Boko Haram carried out a series of attacks in northern Nigeria during the country’s elections, which began on April 9 with legislative elections and continued on April 16 and April 26 with presidential and gubernatorial elections. While Boko Haram has typically targeted government buildings, military facilities and major public events since the group began militant attacks in 2004, many of its attacks in April – especially in the Borno State city of Maiduguri – were clearly aimed at disrupting the voting and campaigning.
The victims of the election attacks in Maiduguri were primarily party leaders, government officials and voters:
• An All Nigeria Peoples Party (ANPP) gubernatorial candidate was assassinated on January 28 (newsonnigeria.com, January 29).
• The police chief of Borno State and an undercover policeman were assassinated in their homes during the week of February 20 (AFP, February 24).
• Imam Ibrahim Ahmed Abdullahi, an Islamic scholar and preacher against sectarian violence, was assassinated outside his mosque on March 13 (news24.com [Lagos], March 14).
• The Chairman of the ANPP was assassinated on March 28 after a party meeting (Daily Trust [Ikeja, Lagos State], March 28).
• At least ten people were injured in a bomb blast at the Unguwar Doki polling center and six casualties incurred at the Independent National Electoral Coalition polling center on April 9 (Vanguard [Lagos], April 9; Daily Trust, April 11).
• On March 29, police uncovered a Boko Haram plot to bomb an ANPP election rally in Maiduguri, but that same day Boko Haram militants killed three civilians in an attack spoiling the rally anyway (Reuters, March 30).
Boko Haram did not claim responsibility for each of the attacks, but the methods – such as motorcycle and SUV drive-by shootings – and the victims targeted for assassination bear the mark of Boko Haram (AP, February 24). In flyers written in Hausa and Arabic that Boko Haram sent to news organizations in Borno State on April 24, the group said: “We do not believe in any system of government, be it traditional or orthodox. That is why we are fighting against democracy, capitalism, socialism and the rest… We do not respect the Nigerian government because it is illegal… We will continue to fight its military and police because they are not protecting Islam…” (Saferafricagroup.com, April 25; BBC, April 25).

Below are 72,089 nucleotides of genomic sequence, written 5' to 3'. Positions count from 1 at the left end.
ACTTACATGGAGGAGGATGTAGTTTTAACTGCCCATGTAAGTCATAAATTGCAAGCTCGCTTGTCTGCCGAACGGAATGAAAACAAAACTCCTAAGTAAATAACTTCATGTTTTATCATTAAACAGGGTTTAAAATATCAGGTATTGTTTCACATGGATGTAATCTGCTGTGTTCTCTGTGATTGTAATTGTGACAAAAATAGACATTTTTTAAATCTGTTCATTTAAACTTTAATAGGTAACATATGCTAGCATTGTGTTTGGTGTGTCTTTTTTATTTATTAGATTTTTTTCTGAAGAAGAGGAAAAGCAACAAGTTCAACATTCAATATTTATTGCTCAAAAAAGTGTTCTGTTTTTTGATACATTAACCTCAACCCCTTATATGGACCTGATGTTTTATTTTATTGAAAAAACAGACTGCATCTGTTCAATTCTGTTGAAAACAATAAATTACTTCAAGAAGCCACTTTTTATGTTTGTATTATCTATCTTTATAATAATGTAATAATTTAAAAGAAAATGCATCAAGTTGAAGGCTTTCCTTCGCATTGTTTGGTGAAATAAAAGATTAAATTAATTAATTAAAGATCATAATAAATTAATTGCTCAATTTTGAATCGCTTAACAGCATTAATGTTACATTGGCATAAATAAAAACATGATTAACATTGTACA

However, Boko Haram’s attacks were not the lone factor in sparking the post-election violence between Muslims and Christians that left more than 500 people dead and 75,000 people displaced. In fact, Boko Haram’s attacks did not cause a delay or shutdown in any of the polls and Maiduguri was spared from most of the post-election violence. Thus, there is no clear correlation between the frequency of Boko Haram terrorist activity and the degree of post-election sectarian violence (AP, April 24).
Political and economic forces beyond Boko Haram’s control fueled the flames of sectarian strife. Allegations of vote-rigging, the economic marginalization of the northern Muslim majority relative to the more prosperous Christian-majority south and the 57% of the presidential vote for Goodluck Jonathan (a Christian from the south) compared to the 31% for Muhammad Buhari (a Muslim from the north) brought disaffected Muslims into the streets, but then the protests took on religious rather than political or economic overtones.
Regardless of the factors behind the violence, Boko Haram may have set an example for some of the worst acts of religious-inspired terrorism during the rioting. On Christmas Eve in 2010, Boko Haram members attacked and burned down two churches in Maiduguri and bombed a church in Jos, killing 80 people (al-Jazeera, December 31, 2010). In April’s post-election violence, Muslim rioters burned down as many as 40 churches.
As one of Boko Haram’s main goals is to destroy the Nigerian state and impose Shari’a in the entire country, Boko Haram has much to gain from the religious fighting. Muslim dissatisfaction with the Christian leadership in Nigeria and feelings of inequality strengthen Boko Haram’s argument for replacing what is perceived to be an ineffective secular political system with an Islamic system and for replacing Western education with Islamic education – the original purpose for Boko Haram’s existence (Boko Haram means “Western Education is Sacrilege” in Hausa). The religious fighting spreads the Nigerian security forces thin as personnel seek to manage the riots while also countering Boko Haram and other rebellious groups in the southern Niger Delta and elsewhere.
If these tensions continue to resurface year after year as they have in 2009, 2010 and now 2011, Boko Haram may then be able to brand itself as the champion of the Muslims by making headlines and gaining notoriety from highly-publicized attacks, even if most Muslims in northern Nigeria do not support to its radical interpretation of Islam and use of violence to achieve political objectives. The Nigerian government must evaluate the roots of the religious divide and find solutions to reduce conflict between Muslims and Christians, which would then undermine Boko Haram’s raison d’être and counter its recruiting propaganda. Despite capturing and killing the Boko Haram leader, Muhammad Yusuf, in 2009 and conducting several crackdowns killing hundreds of sect members, Boko Haram has replenished its ranks by attracting radicalized Muslims, making the group is as active as ever right now.
Thus far, existing Muslim-Christian tensions in Nigeria have had a destabilizing effect on the Nigerian state far outweighing Boko Haram’s tens of terrorist attacks. While these sectarian tensions simmer, all Boko Haram needs to do is to continue fuelling the fire with terror attacks against state institutions, government officials, and churches until the group becomes closer to achieving one of its more insidious objectives – launching Nigeria into a “full-scale war” (Daily Champion [Lagos], February 3).